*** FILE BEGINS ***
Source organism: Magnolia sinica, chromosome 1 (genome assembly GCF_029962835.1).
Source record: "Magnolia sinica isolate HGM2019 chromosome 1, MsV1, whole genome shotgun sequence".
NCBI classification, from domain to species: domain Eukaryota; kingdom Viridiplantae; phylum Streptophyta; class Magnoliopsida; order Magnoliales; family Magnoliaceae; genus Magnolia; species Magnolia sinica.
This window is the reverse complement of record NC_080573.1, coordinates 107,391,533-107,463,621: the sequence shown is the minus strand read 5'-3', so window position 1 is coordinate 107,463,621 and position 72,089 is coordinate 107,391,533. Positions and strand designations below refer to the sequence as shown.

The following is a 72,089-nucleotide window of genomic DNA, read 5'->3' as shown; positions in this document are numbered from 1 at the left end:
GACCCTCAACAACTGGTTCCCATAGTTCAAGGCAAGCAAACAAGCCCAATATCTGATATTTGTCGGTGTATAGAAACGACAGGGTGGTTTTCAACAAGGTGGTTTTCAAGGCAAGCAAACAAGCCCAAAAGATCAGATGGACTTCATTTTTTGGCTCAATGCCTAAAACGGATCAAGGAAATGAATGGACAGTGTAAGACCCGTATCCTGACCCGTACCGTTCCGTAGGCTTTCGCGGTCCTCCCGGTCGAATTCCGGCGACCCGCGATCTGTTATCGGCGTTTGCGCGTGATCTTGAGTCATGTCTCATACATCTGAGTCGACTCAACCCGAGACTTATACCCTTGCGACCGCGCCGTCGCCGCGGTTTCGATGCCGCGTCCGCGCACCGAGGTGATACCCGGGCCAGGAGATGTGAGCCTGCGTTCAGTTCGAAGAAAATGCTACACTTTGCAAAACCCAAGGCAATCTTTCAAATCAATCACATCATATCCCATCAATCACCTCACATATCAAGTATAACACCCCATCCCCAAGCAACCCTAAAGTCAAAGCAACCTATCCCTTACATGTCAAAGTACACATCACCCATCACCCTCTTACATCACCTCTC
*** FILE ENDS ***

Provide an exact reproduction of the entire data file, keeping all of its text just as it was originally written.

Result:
Source organism: Magnolia sinica, chromosome 1 (genome assembly GCF_029962835.1).
Source record: "Magnolia sinica isolate HGM2019 chromosome 1, MsV1, whole genome shotgun sequence".
NCBI classification, from domain to species: domain Eukaryota; kingdom Viridiplantae; phylum Streptophyta; class Magnoliopsida; order Magnoliales; family Magnoliaceae; genus Magnolia; species Magnolia sinica.
This window is the reverse complement of record NC_080573.1, coordinates 107,391,533-107,463,621: the sequence shown is the minus strand read 5'-3', so window position 1 is coordinate 107,463,621 and position 72,089 is coordinate 107,391,533. Positions and strand designations below refer to the sequence as shown.

The following is a 72,089-nucleotide window of genomic DNA, read 5'->3' as shown; positions in this document are numbered from 1 at the left end:
GACCCTCAACAACTGGTTCCCATAGTTCAAGGCAAGCAAACAAGCCCAATATCTGATATTTGTCGGTGTATAGAAACGACAGGGTGGTTTTCAACAAGGTGGTTTTCAAGGCAAGCAAACAAGCCCAAAAGATCAGATGGACTTCATTTTTTGGCTCAATGCCTAAAACGGATCAAGGAAATGAATGGACAGTGTAAGACCCGTATCCTGACCCGTACCGTTCCGTAGGCTTTCGCGGTCCTCCCGGTCGAATTCCGGCGACCCGCGATCTGTTATCGGCGTTTGCGCGTGATCTTGAGTCATGTCTCATACATCTGAGTCGACTCAACCCGAGACTTATACCCTTGCGACCGCGCCGTCGCCGCGGTTTCGATGCCGCGTCCGCGCACCGAGGTGATACCCGGGCCAGGAGATGTGAGCCTGCGTTCAGTTCGAAGAAAATGCTACACTTTGCAAAACCCAAGGCAATCTTTCAAATCAATCACATCATATCCCATCAATCACCTCACATATCAAGTATAACACCCCATCCCCAAGCAACCCTAAAGTCAAAGCAACCTATCCCTTACATGTCAAAGTACACATCACCCATCACCCTCTTACATCACCTCTC